Let’s say you ovulated a few days ago and you want to know if you could already be pregnant. Would that even be possible?
The little eggs’ journey
After you’ve ovulated, the egg has less than a day to get fertilized. So assuming that happened, your now fertilized egg goes on a journey that takes about 5 days. In those 5 days, it will go through many cell divisions and will grow to what is called the blastocyst stage. Once that happens, your egg is developmentally ready. It will hatch out of its protective shell (zona pellucida) and can find a place to implant in your uterus.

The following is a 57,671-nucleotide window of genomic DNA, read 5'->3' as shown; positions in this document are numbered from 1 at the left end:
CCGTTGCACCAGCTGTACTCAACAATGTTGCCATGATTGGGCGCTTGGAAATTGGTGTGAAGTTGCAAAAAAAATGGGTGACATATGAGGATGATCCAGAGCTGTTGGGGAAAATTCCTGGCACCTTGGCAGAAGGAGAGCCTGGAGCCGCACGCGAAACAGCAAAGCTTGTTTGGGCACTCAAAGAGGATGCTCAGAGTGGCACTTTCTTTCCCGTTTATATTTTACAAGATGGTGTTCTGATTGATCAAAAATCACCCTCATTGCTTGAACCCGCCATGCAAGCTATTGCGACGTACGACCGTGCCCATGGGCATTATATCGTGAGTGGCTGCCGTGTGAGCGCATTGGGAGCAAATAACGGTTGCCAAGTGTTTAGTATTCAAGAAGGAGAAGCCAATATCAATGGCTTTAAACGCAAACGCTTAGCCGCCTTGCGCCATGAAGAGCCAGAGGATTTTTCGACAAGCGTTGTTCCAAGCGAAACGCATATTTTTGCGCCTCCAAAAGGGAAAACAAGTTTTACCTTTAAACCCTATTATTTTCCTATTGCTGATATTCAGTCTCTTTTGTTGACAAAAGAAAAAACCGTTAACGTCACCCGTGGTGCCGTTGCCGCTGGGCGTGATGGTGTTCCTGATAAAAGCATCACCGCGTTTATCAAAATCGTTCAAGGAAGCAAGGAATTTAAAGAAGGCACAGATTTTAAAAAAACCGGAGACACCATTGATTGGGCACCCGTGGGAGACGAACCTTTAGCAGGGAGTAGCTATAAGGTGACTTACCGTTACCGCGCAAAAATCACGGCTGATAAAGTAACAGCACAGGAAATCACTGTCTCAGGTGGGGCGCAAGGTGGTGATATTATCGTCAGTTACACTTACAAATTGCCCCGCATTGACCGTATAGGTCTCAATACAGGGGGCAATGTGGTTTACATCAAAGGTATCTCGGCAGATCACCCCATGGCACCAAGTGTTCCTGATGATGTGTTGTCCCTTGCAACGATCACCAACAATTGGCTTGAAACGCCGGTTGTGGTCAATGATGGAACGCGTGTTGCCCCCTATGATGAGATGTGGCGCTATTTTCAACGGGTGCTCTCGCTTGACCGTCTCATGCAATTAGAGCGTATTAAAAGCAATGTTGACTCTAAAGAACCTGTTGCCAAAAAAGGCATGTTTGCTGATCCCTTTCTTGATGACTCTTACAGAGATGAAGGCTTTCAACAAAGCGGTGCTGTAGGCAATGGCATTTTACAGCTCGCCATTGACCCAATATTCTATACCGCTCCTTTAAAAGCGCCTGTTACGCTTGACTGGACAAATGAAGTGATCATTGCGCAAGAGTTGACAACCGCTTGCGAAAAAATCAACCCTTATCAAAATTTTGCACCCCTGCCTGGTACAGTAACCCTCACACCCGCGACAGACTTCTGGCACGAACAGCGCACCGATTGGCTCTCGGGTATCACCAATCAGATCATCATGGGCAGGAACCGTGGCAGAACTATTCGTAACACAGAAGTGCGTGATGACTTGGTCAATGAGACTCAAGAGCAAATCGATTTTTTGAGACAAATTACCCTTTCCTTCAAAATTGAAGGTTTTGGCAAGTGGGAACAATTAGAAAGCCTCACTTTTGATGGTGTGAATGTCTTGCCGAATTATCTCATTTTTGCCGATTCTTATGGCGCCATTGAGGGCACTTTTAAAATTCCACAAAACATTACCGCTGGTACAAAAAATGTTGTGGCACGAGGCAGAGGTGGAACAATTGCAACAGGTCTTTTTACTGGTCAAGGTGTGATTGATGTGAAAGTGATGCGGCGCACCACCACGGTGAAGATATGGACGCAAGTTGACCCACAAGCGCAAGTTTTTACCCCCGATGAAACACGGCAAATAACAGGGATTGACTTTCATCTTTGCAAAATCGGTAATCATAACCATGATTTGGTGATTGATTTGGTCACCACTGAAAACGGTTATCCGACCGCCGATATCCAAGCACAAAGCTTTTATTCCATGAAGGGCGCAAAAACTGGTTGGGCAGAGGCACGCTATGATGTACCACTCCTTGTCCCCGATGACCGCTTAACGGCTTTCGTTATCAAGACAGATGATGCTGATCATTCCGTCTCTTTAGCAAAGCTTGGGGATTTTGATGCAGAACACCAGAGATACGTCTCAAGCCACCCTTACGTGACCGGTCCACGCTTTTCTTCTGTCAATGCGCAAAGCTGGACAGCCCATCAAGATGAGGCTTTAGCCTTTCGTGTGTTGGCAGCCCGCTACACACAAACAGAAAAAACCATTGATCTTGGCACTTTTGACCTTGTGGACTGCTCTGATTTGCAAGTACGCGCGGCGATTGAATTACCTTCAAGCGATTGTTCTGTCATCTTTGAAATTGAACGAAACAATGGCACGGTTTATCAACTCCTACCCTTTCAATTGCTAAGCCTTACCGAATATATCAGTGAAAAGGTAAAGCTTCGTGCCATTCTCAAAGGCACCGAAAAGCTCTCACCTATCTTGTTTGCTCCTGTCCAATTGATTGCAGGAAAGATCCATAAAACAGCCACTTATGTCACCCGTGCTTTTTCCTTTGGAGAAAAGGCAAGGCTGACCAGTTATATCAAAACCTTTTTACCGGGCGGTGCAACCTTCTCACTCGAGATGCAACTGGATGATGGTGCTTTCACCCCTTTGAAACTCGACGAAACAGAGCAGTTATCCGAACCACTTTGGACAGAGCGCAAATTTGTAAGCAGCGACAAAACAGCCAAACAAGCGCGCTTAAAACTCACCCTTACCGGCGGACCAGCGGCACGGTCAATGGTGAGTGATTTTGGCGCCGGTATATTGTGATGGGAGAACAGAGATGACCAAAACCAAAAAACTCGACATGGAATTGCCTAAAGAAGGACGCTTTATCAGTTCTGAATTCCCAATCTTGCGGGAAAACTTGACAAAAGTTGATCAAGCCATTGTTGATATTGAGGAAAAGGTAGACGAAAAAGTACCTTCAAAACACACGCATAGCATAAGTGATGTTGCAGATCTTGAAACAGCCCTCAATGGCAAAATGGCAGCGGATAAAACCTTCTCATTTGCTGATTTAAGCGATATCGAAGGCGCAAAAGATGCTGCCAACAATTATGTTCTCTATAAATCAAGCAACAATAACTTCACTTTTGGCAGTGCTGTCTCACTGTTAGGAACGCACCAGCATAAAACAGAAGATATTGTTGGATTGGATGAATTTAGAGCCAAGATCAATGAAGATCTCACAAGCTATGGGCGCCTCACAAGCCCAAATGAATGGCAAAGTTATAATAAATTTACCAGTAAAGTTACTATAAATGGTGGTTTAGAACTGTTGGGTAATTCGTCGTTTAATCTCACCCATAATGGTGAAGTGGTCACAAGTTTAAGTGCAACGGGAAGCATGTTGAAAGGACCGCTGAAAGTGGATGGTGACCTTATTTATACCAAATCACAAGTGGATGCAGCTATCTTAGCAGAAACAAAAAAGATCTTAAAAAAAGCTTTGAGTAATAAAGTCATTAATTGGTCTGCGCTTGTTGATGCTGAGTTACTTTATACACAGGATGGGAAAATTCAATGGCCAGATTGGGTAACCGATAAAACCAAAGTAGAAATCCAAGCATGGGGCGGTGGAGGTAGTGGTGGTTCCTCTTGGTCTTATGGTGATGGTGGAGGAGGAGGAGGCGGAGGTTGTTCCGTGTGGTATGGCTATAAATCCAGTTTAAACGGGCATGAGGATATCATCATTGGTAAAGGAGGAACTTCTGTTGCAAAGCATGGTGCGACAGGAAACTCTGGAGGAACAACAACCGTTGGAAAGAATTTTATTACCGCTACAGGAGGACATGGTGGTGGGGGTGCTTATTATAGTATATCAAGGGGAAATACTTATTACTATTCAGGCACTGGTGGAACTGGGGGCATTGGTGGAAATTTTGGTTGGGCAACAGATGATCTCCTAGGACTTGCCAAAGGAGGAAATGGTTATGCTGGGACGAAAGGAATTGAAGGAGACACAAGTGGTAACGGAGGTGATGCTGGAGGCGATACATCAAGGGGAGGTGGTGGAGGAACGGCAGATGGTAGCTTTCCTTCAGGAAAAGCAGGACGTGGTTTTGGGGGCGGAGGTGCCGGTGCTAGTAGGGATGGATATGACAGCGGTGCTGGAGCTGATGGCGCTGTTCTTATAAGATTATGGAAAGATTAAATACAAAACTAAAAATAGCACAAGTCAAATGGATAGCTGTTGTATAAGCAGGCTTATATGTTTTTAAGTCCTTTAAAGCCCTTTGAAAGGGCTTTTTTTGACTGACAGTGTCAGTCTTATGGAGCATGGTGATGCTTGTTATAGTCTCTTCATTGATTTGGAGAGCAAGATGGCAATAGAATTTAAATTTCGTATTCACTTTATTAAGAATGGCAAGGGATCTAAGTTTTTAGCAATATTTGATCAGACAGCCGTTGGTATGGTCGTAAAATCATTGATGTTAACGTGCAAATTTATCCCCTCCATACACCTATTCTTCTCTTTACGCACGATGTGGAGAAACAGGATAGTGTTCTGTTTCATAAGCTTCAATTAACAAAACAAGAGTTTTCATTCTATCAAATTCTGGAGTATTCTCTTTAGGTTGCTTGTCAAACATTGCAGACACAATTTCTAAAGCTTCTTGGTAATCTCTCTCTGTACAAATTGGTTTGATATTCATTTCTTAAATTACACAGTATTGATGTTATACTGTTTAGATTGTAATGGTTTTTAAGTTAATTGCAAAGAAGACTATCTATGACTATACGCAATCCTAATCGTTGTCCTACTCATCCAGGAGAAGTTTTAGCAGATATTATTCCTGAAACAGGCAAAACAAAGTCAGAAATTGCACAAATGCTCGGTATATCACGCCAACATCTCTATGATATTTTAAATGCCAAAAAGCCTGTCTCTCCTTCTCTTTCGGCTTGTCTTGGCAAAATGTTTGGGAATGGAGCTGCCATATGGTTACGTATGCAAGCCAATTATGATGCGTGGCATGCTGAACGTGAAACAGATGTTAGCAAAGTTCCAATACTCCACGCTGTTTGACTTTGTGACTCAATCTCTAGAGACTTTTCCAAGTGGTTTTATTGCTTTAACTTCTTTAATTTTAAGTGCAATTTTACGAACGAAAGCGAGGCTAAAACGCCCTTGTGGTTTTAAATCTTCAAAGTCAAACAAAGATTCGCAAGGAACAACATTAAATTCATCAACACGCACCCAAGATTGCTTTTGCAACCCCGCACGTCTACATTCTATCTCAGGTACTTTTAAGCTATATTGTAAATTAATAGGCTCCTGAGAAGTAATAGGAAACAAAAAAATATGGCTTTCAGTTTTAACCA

Why timing is important
The earliest this has been reported to happen was 6 days after ovulation. Most embryos aren’t that quick though, and on average, it takes between 8 and 10 days after ovulation. Fun (or not so fun?) fact: Embryos that implant late have a lower chance of making it. About 80% of embryos that implant after 11 days past ovulation (DPO) end in a loss, while embryos that implant on or before 9 DPO have about a 1 in 10 chance of ending in a loss.
Reference: Wilcox, Allen J., Donna Day Baird, and Clarice R. Weinberg. 1999. “Time of Implantation of the Conceptus and Loss of Pregnancy.” Obstetrical & Gynecological Survey